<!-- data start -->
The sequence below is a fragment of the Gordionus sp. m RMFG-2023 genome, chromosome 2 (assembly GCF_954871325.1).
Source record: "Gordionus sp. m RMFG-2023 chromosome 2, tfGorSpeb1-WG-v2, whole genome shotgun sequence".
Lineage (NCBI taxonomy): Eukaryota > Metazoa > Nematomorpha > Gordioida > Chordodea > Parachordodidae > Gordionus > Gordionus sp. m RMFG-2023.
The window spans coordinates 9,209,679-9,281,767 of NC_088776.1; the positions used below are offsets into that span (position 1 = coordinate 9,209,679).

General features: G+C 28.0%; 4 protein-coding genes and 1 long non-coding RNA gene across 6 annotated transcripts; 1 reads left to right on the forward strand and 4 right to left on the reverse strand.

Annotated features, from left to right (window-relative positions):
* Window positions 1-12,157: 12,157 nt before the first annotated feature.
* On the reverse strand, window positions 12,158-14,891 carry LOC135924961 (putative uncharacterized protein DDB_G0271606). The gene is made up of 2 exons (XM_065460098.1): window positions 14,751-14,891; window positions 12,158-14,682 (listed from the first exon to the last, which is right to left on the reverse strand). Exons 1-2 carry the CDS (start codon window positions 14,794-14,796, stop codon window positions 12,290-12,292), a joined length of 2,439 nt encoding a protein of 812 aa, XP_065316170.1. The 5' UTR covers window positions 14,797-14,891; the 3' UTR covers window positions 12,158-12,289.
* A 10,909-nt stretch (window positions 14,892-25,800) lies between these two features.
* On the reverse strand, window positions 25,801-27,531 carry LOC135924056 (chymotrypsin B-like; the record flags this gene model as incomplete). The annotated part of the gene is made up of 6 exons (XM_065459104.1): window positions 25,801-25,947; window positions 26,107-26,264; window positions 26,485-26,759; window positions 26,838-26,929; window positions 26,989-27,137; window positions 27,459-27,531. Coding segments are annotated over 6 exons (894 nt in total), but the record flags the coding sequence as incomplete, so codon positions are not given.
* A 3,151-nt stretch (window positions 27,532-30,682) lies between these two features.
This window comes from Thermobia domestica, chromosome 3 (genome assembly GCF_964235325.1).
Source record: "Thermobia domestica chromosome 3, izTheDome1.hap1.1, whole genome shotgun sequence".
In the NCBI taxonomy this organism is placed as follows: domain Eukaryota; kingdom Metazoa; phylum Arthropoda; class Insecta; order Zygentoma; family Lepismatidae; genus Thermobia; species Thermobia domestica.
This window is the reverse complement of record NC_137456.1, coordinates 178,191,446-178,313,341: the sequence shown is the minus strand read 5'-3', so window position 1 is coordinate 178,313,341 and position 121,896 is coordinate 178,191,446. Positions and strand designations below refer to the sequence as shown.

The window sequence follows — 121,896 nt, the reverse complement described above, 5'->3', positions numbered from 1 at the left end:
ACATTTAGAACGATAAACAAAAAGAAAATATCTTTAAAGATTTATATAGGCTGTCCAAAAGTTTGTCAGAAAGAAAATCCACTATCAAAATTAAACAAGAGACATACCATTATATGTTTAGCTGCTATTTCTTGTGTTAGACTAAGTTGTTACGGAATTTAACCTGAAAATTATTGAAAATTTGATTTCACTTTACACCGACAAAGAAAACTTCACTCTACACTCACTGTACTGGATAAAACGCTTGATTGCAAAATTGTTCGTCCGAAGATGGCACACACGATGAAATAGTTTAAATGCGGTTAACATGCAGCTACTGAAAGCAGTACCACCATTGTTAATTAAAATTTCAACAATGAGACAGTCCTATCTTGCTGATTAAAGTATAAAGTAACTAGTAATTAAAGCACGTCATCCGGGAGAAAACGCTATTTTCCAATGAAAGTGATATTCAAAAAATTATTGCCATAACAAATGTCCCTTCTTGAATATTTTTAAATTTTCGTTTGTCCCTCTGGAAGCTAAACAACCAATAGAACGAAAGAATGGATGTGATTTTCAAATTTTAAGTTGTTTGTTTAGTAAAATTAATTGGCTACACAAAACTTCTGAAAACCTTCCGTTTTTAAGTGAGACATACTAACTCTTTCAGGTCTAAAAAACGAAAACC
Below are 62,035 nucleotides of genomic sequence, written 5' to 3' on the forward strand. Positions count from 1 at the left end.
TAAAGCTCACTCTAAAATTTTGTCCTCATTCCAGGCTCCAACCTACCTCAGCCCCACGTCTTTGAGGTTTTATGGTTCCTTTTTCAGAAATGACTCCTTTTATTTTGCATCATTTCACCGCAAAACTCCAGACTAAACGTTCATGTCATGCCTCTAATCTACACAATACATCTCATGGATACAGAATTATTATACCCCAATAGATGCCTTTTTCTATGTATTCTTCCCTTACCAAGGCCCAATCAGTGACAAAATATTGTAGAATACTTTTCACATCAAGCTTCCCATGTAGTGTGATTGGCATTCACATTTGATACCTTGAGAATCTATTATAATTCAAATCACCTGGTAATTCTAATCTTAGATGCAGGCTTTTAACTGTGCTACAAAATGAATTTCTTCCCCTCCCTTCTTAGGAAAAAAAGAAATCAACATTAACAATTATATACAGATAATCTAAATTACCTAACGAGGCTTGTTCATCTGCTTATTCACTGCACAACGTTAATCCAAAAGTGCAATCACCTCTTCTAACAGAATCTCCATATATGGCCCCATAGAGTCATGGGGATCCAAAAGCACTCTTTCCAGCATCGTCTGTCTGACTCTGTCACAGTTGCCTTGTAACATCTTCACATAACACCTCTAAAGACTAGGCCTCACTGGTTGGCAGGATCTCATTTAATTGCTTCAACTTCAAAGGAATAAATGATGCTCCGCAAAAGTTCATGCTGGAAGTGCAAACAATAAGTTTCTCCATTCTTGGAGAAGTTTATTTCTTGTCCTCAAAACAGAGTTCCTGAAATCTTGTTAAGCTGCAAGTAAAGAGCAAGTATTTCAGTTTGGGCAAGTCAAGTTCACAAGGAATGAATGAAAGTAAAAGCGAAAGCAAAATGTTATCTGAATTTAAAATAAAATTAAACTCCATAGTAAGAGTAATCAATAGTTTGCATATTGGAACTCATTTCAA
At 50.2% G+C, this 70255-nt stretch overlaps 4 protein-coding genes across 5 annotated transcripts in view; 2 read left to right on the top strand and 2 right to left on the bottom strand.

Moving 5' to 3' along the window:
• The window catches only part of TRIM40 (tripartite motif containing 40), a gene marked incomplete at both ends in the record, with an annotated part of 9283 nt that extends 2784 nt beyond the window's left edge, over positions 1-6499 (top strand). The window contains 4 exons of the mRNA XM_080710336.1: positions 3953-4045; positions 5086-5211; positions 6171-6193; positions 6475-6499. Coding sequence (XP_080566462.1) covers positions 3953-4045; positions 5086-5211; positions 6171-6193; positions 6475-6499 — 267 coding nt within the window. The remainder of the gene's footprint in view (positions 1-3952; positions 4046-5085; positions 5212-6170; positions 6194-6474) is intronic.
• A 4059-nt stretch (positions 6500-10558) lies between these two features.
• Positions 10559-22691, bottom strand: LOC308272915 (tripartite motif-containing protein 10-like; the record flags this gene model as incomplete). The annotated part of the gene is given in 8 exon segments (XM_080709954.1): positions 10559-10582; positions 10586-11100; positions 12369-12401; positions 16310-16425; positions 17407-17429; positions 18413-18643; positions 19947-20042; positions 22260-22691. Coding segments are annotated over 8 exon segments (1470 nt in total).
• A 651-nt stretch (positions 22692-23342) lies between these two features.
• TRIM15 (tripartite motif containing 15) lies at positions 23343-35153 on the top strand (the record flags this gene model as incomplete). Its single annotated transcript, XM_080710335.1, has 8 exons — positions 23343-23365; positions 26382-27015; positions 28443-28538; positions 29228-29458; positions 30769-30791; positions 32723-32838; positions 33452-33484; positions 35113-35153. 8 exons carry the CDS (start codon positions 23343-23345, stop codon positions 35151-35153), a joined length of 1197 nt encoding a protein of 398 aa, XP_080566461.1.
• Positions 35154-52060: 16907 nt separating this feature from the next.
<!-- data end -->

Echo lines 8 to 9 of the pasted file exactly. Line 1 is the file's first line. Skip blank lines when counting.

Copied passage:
* On the reverse strand, window positions 12,158-14,891 carry LOC135924961 (putative uncharacterized protein DDB_G0271606). The gene is made up of 2 exons (XM_065460098.1): window positions 14,751-14,891; window positions 12,158-14,682 (listed from the first exon to the last, which is right to left on the reverse strand). Exons 1-2 carry the CDS (start codon window positions 14,794-14,796, stop codon window positions 12,290-12,292), a joined length of 2,439 nt encoding a protein of 812 aa, XP_065316170.1. The 5' UTR covers window positions 14,797-14,891; the 3' UTR covers window positions 12,158-12,289.
* A 10,909-nt stretch (window positions 14,892-25,800) lies between these two features.